Debt Settlement Agencies: For Most, a Trap to be Avoided

30 May Debt Settlement Agencies: For Most, a Trap to be Avoided

In the past several years, there has been dramatic growth in the visibility of so-called debt settlement agencies. These are firms which advertise their supposed ability to “cut your credit card payments in half,” or promise they can “settle” your debt for only a small portion of what you owe — without filing bankruptcy.

This sounds too good to be true, and for most, it is not true at all. While debt settlement agencies might perform a valuable service for some people, all too often those unfortunate enough to fall for such high-sounding promises end up disillusioned and out of money.

Debt settlement agencies start out by pressuring the consumer to stop paying his or her credit card payments. This allows the consumer to divert the funds previously used for monthly credit card payments to the agency, which supposedly will accumulate the funds in an account, to be used later to make substantial offers of settlement to the credit card companies to which the consumer is indebted. It almost sounds like a reasonable plan, which no doubt accounts for the appeal of debt settlement.

However, what the agency fails to mention until later, when it may too late for the consumer to back out, is that the agency will charge a hefty fee for its services, often amounting to 25% to 50% of the amount to be paid out in settlement. Worse, this fee is often assessed upon the consumer’s payments to the agency first, as the payments are first being made to the agency.

This means that in reality, the consumer’s funds are being entirely consumed by the agency for its fees, at least in the beginning, rather than having the funds accumulate to be used for settlement. Additionally, the fees are usually nonrefundable, so that the consumer will lose all the payments made if he or she changes his or her mind about participating, or decides to file bankruptcy.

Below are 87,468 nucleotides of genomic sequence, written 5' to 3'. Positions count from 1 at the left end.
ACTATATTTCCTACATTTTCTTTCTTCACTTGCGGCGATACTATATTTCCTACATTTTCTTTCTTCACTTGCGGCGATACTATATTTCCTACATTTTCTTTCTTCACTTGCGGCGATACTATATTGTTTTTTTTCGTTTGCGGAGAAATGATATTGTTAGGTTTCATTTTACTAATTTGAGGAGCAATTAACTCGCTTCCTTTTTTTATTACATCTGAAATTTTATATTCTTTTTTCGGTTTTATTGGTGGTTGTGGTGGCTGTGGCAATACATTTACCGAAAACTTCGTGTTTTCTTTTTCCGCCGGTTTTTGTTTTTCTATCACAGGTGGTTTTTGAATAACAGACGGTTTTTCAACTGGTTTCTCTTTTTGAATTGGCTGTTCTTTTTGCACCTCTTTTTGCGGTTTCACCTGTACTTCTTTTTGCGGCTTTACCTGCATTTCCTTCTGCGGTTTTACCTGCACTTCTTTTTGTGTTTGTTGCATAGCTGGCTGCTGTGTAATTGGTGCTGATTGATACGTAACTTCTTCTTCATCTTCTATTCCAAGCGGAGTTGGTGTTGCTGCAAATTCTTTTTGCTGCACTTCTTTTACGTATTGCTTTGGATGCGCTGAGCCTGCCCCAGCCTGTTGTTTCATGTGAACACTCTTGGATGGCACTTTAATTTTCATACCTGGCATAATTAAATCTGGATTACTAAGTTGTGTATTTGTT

The most unpleasant surprise is that if the debt settlement agency actually does succeed in settling the consumer’s debts, income tax usually must be paid on the amount of the debt forgiven. For example, if your credit card debts total $50,000, and if a settlement of $25,000 is obtained, income tax must be paid on the $25,000 worth of debt which is forgiven.

Assuming that the consumer is paying one-third of his or her income in state and federal taxes, an extra $8,333 worth of income tax will have to be paid on the $25,000 in debt forgiveness income. For many, this additional income tax dramatically reduces the benefit of the settlement.

If you have too much credit card debt and are considering debt settlement, remember that the agency is not able to do anything you cannot do yourself. After all, you can pick up the telephone and make an offer of settlement just as well as anybody else can. Make your decision about this important matter only after investigating all your options, including talking with a lawyer about what would be the result if you filed bankruptcy.

Some states such as Kansas have outlawed most consumer debt settlement. Check with your state’s Attorney General Consumer Protection Division or the consumer finance regulatory agency to know if you reside in one of them.

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Craig W. Andresen is a consumer bankruptcy lawyer in Bloomington, Minnesota, with 22 years’ experience in consumer and small business bankruptcy cases. He is the Minnesota chair of the National Association of Consumer Bankruptcy Attorneys, and is a member of the Minnesota State Bar Association’s Bankruptcy Section. Mr. Andresen lectures often on the topic of consumer bankruptcy at local and national legal seminars.
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